This post is a part of #JaatiNahiAdhikaar, a campaign by Youth Ki Awaaz with National Campaign on Dalit Human Rights & Safai Karamchari Andolan, to demand implementation of scholarships in higher education for SC/ST students, and to end the practice of manual scavenging. Click here to find out more.
This post is a part of JaatiNahiAdhikaar, a campaign by Youth Ki Awaaz with National Campaign on Dalit Human Rights & Safai Karamchari Andolan, to demand implementation of scholarships in higher education for SC/ST students, and to end the practice of manual scavenging. Click here to find out more.
The Union Government is set to introduce an Amendment Bill this Monsoon Session in the Parliament aiming to take stringent measures to eliminate manual scavenging in India. The Prohibition of Employment as Manual Scavengers and their Rehabilitation (Amendment) Bill 2020, has come under the Ministry of Social Justice and Empowerment to make the existing laws stricter for the complete emancipation of manual scavenging.
Manual scavenging, though in itself quite an umbrella term, broadly refers to the handling of (in any manner) raw human excrement from dry latrines and sewers. It is an umbrella term in the sense that it imagines the entire sanitation workforce as amorphous, which in itself is unsettling. Manual scavenging varies from faecal sludge handlers, drain sanitation workers, treatment plant workers, railway sanitation workers to even domestic workers, school sanitation workers, community and public toilet cleaners and even persons handling garbage who come in contact with human excrement and other dangerous wastes.
In the 21st century, where we like to believe that caste no longer dictates occupation, this particular heinous practice is exclusively reserved for the Dalits, especially the lowest among Dalits. This extremely inhuman practice of handling raw human excreta is completely thrust on the Bhangis, Valmikis, Panchams and Mehtars in the northern and western India, Bassfor, Dom, Ghaasi in eastern India and Arundhatiyars, Chakkaliyars, Thoti, Madiga Paraiyars and Pallars in the south.
Manual scavenging was outlawed in 1993. However, even after twenty-seven years of its enactment, the conviction rate is at an absolute zero. This law was later amended in 2013, broadening the definition of a manual scavenger, but it continued with no conviction rates due to willful state apathy.
The proposed Bill seeks for complete mechanization of sewer and septic tank cleansing, provide better protection at work and compensation in case of accidents. The entire focus of the Bill is on technology with no reference to the plight and demands of the scavengers. The most dangerous aspect of this Bill, however, is that it states that there will be Sewer Entry Professionals as part of a Sanitation Response Unit in cases of emergency—who may preferably be selected from “traditionally employed sanitation worker”.
The usage of the term “traditionally employed” puts the clear onus on the Dalits to enter sewer lines. Hence, the passed Bill will only give legitimacy and constitutional validity to reinforce caste and accentuate its viciousness.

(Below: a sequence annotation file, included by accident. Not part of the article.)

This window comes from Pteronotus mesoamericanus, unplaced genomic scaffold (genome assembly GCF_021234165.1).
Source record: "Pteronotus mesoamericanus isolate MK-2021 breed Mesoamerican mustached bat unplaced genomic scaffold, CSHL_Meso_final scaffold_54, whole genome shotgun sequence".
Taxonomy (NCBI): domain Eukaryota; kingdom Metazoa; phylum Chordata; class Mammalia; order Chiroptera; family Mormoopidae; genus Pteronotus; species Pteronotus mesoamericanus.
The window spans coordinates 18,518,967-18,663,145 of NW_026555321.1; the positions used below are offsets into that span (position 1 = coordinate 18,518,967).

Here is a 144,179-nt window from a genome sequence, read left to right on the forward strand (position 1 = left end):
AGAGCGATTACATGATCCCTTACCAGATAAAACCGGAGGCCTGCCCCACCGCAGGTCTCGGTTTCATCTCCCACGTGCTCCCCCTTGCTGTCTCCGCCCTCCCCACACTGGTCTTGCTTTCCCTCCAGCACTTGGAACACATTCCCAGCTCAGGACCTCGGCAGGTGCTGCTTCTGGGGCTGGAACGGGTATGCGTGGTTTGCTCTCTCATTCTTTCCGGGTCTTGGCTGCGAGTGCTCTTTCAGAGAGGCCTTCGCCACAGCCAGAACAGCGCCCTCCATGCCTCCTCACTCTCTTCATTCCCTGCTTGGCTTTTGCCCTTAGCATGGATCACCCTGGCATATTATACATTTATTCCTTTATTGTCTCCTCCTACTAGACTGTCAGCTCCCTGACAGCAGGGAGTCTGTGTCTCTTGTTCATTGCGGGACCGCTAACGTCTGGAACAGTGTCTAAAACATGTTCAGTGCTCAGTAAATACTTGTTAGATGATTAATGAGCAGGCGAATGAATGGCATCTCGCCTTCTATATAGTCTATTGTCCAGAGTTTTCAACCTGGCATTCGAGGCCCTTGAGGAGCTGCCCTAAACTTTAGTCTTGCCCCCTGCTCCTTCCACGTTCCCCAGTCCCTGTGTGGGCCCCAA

Thus, what the law is not addressing is the core issue that is keeping this practice alive in all its flesh and bone for millennia, that is, caste. Manual scavenging cannot be just reduced to a sanitation issue because, in most places, it is not because of the necessity of cleanliness but more so because it involves Dalits and Adivasis.
Caste and patriarchy are at the centre of this vulgarity. Currently, out of the 1.2 million manual scavengers, all of them are Dalits or Adivasis, and around 95–98% of them are women. Most of them are threatened and compelled to do this, especially in rural areas where legislation and constitutional rights are light years away from Dalits and Adivasis.
Along with the willful state ineptitude, what’s most problematic is our silence and acceptance of this casteist criminal offence. If only an iota of the awareness and concern that our society had for protective gears for the “Covid warriors” was also given to protection gears for the Dalits who enter horrendous septic tanks and sewer lines.
The sewer lines emit methane, hydrogen sulphide, carbon monoxide and ammonia, which reduces the oxygen levels and causes hypoxia to the worker. Sometimes they even get drowned in the sudden gush of sewerage water. In some cases, they do not even get the dignity of an ambulance; their body is taken in the vehicle that is brought by the worker to take the waste.
Apart from the horrors of the working conditions of sewer workers, sanitation workers in the form of domestic helpers, community toilet cleaners, etc., are also exposed to hazardous kinds of waste that takes a heavy toll on their lives. Most of them do not even make it after 40 years. Our waste that they are forced to come in contact with carries Hepatitis A, Norovirus and also pinworms, which cause life-threatening diseases like cholera, meningitis, typhoid and cardiovascular problems along with respiratory and skin diseases, carbon monoxide poisoning, anaemia.
The worst kinds of wastes are improper disposal of sanitary napkins, diapers and condoms, which emit terrible stench and clog the drains. Thus, there is a lot that can be done in our individual capacities. The neo-liberal campaigns today on menstrual taboos must go beyond menstrual hygiene, pads and talk about their disposal. We must take responsibility in disposing of every waste, especially biological wastes properly and safely.
Unfortunately, the moment a child is born into this community, the most inalienable fundamental human right—the right to a dignified life enshrined in Article 21 of the Constitution—is shattered and butchered. Therefore, the basis of restoring their rights must be rightfully placed in respect, dignity and most importantly, humanism.